COLD PLUNGING - Is the new hype on social media real???

With all the hype around cold plunging recently, I wanted to dive in and give you my thoughts as a Personal Trainer and an avid plunger for the last two and a half decades:

Being pushed as a new method of recovery, fat loss, and even muscle gain from some ads, this somewhat inexpensive "newfound" experience is getting a lot of publicity. From stars like Joe Rogan and Dr. Kelly Starett (known as the #1 expert of mobility, movement, and human performance), how can you not wonder what this magic bath can do for you? Well, I’m here as a bridge to tell you what's true and false, and what you need and don’t need as an experienced ice bather.

I was first introduced to the cold plunge during my first year of college football. After each practice we would shed our pads and hop into the ice buckets (farm feed bins at our college) and we were told “5 minutes after practice today will make your legs fresh for tomorrow”. So, we did what we were told. It actually feels really good when your body temperature is up after a tough practice or workout. From there, I would buy bags of ice and fill my bathtub with cold water and ice after hard workouts or take a cold shower to lower my body temperature (these are two options I would recommend for beginners to try first - there's no need to spend money on something that you may use for ten seconds and never again).

Now with a house and a backyard, I decided to splurge on an actual cold tub. I aim for 10-15 minutes of cold exposure per week - usually 3, 5 minute plunges weekly. In the summer with added ice, the tub usually sits around 5-7°C (41-43°F for American readers) and in the winter, I’m usually breaking up ice to get in to 1°C water. Now, for those who haven’t done it before, there's a huge difference between 1-7°C. In Canadian winter months, the temperature in Calgary can get as low as -50°C, which for me made my tub an ice block. After some serious axe work on those days, 3 minutes of plunging was more than enough with an exposed face in that temperature.

For me the main benefits are:

1.   Increased Energy - This comes from a shock to your central nervous system, which lasts for 2-3 hours following the plunge. Experts say the rise in dopamine levels exceed that of a cup of coffee by 209% and lasts for 10X the duration. One doctor has even said that a cold plunge lasts for 2 hours longer than a hit of cocaine and is 2X as effective in making you alert. So, the next time you need a “bump” in energy, go for a quick plunge.

2.   Muscle Recovery - Personally, this is why I started taking the plunge. I do find my muscles are flushed and more ready to work again the following day after my ice baths. This is why I schedule them after hard workout days or after game days. Experts say that an ice bath within 4 hours of a muscle building session can hurt your muscle growth, so for muscle gain, I would recommend waiting at least 4 hours before dipping into the ice. Another doctor had studied the effects of cold plunging before workouts and found that strength and stamina increased by 10% and 14% respectively, with 3 minutes of cold exposure one hour before a training session. I have never taken a plunge prior to training, but I'll have to try it and get back to you all.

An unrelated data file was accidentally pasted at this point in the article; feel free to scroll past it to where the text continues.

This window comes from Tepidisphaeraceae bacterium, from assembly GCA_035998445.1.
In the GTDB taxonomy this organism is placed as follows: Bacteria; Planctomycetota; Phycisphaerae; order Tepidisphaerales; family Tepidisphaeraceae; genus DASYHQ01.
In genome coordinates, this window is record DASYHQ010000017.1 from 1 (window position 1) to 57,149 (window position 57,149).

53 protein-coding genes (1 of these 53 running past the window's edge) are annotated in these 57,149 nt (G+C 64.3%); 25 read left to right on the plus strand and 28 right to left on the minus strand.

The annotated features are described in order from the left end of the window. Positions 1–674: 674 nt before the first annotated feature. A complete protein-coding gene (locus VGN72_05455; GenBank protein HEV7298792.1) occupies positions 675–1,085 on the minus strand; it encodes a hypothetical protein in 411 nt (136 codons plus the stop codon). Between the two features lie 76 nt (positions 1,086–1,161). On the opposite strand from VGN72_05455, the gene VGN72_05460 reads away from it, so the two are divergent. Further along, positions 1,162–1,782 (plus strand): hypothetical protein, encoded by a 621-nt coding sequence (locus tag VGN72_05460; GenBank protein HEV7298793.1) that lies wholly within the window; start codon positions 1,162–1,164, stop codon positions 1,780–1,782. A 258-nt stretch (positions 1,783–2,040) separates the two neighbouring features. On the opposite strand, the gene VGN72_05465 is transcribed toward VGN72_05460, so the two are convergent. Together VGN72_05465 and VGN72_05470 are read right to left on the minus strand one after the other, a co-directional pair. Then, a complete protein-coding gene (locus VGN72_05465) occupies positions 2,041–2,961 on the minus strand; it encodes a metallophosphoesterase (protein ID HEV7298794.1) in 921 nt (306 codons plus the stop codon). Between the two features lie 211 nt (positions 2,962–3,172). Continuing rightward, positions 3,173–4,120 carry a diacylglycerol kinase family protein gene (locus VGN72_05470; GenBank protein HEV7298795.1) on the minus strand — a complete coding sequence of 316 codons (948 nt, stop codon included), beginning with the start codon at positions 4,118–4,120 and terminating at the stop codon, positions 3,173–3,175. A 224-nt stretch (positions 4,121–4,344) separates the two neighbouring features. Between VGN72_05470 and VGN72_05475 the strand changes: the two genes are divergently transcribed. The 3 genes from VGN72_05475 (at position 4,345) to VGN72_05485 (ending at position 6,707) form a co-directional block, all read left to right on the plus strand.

3.   Injury Prevention - Getting into the ice bath isn’t going to prevent injuries, but it is going to reduce inflammation and put you in a better spot to train again without overdoing your lower back or causing hamstring tightness. If you're already injured, the ice bath will not fix you.

4.   Mental Toughness - It takes a lot of mental toughness to get in the tub and even more to STAY IN it. If you can do 5 minutes in 1°C water, you can do anything. Mental clarity, focus, and breathing also all come into play.  The mat under my cold tub says “Surrender to the Cold”, which I think is great because you are doing just that. I try to focus on my breathing when I get in and then let my mind drift... Thinking about goals, games, wealth, success and use it as a time to dream big! You can think about anything other than how cold your toes and fingers are and you'll be fine!

One of my secrets to getting warm after a cold plunge is to have a nice hot cup of steeped tea to warm my fingers - other than that I try to naturally bring my body temperature back to normal. I do have a hot tub outside on my back deck as well, but I've found the shock too great to get back in to it after the ice. I do sometimes use it on really cold days first as a warmup. If I had unlimited funds, I would put an infrared sauna back there too as a great in between option post cold plunge - a full hydrotherapy experience.


You can do this for free, so why not give it a try first with a cold shower or adding some ice to your bathtub, or go to a spa. If it’s something that you can tolerate then there are options on Amazon for as low as $100. I knew I wanted something that would hold up to the harsh Canadian winters, that could be moved and cleaned easily, and wasn't an eyesore in the backyard. After a lot of research, I decided to purchase my tub from Coldture, a Canadian company in Ontario. I got the classic tub version that was $1500 CDN. They also offer a chiller and a tub version for $5000 CDN if you were going to keep it indoors all year or lived in a warmer climate. I can say that it has been a great investment and I encourage all my personal training clients to give it a try. It has given me a huge edge mentally and physically, both on the field (baseball & football) and in the gym. Now, with all the research and studies that have gone into the simple act of cold plunging, it has become an essential part of my week. I hope you too can feel the benefits from taking this un-brrrrr-lievable plunge!



Coach Murph


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